Has God forgotten us? Does He hear us when we pray?
Recently I witnessed a testimony of God answering prayer while on a missions trip that I took with my brother and a group of college students. We were invited to go on this trip by a friend who recently started a church. The purpose was to strengthen a pastor and his wife, and to draw the people of his community to his church.
We drove seven hours north to a remote village past Gulu, which is located in an area of Uganda that had been ravaged by wars and terrorists decades ago. When we arrived around midnight, we were greeted and serenaded with music and dancing. Eventually, we were divided into smaller groups and taken to the homes where we would be staying. When I reached the home where I was staying I was welcomed by ten goats that laid around my thatched abode. The door of the home reminded me of the hobbits’ in Lord of the Rings, and the smell of dung greeted my nostrils as I ducked into the tiny hut.
Bonding with my host, Okello Walter, was easy due to his warm, genuine welcome. When we were first introduced, Walter struggled saying my name. Although he could speak English fluently, in his local language they do not have the letters S, Q, J, X, and Z. The first night we met, which was at 3 AM, I told him that my name was Zeek, but when he tried to pronounce it, he said, “Jeek!” For the rest of the trip the name stuck.
Walter’s love for God and zealous heart for ministry immediately stuck out to me. For him, ministry wasn’t a duty, but a delight. This was evident in his hospitality towards our group and his tireless labor of love towards his community and church.
Walter was a shepherding pastor, but with little Bible knowledge. He had a lot of zeal, but little training. I started engaging in a conversation with him about my family, the ministry I came from, and what we do. I inquired of him if he had any interest in going to a Bible school.
He then began telling me about a conference that was hosted in his home district a few years back. He explained that at the close of the conference a muzungu (white man) invited pastors who had any interest in being trained to join his Bible school.
I could sense the disappointment in Walter’s demeanor as he recalled the opportunity that he had missed. So I asked him, “What was the name of the muzungu?” Walter explained that he was not able to get his name because the man was engaged in conversations with many other conference attendees.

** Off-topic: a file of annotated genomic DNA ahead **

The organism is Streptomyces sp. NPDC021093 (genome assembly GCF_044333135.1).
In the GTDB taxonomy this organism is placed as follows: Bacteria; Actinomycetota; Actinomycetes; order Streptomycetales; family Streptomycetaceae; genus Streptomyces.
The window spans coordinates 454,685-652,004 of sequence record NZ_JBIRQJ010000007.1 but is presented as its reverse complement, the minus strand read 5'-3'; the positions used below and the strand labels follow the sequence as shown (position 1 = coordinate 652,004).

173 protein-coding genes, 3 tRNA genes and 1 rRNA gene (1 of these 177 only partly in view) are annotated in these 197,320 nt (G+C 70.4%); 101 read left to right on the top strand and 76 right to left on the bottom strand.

I asked him, “Mr. Okello, if you had that opportunity once again, would you take it?” “Jeek, it would be an answer to prayer,” he responded.
I then began telling Walter about SOS Ministries and what we do. I told him how we have a Bible school called Shepherds Training Center (STC). At the mention of STC, Walter suddenly looked at me puzzled, but with a growing grin on his face. “What? Why the smile?” I asked inquisitively. He responded, “That is the same name the muzungu called his Bible school.”
Making sure we were talking about the same thing, I showed him my family prayer card. “Did the muzungu you saw look anything like this guy in the picture?” I pointed to my dad. “Yes!” he responded enthusiastically. Putting the pieces together, I told him that the muzungu was my dad and that he was the founder of the ministry that I came from.
What followed I will never forget.
Mr. Okello, with a radiant face, looked me in the eyes and said, “You are the answer to my prayers. For so long I prayed that the Lord would open up a way for me to see that muzungu again. He answered that prayer by bringing you, Jeek.”
As I recall my encounter with Mr. Okello, my only conclusion is that it was a divine meeting, a clear answer to this man’s prayer. To begin with, my decision to go on the Gulu trip was last minute. I was behind in my schoolwork and Easter was right around the corner. This would, after all, be my last Easter in Uganda with my family before going off to school in the States. Because of this, I thought it best to stay behind. But desiring to experience ministry somewhere else outside of SOS and our community, I decided to go.
The question that I still ask myself today is, what are the chances that I end up in this remote village seven hours north of Kubamitwe? And what is the likelihood that out of the team of twenty people I would be among the few that Walter hosted? Never would I have thought of or planned this trip on my own, but now I know that God had planned it long ago.
Clearly God has not forgotten His people. God does listen and does answer our prayers in His timing. For Walter, this prayer was answered two years later.
Please pray for Walter. Pray that the Lord would provide for his family as he makes his plans to join STC next year. Pray that he would become fully equipped for the ministry ahead of him, and that the gospel message would reach the war-torn people of Gulu.
But as for me, my prayer is to you, O LORD. At an acceptable time, O God, in the abundance of your steadfast love answer me in your saving faithfulness. | Psalm 69:13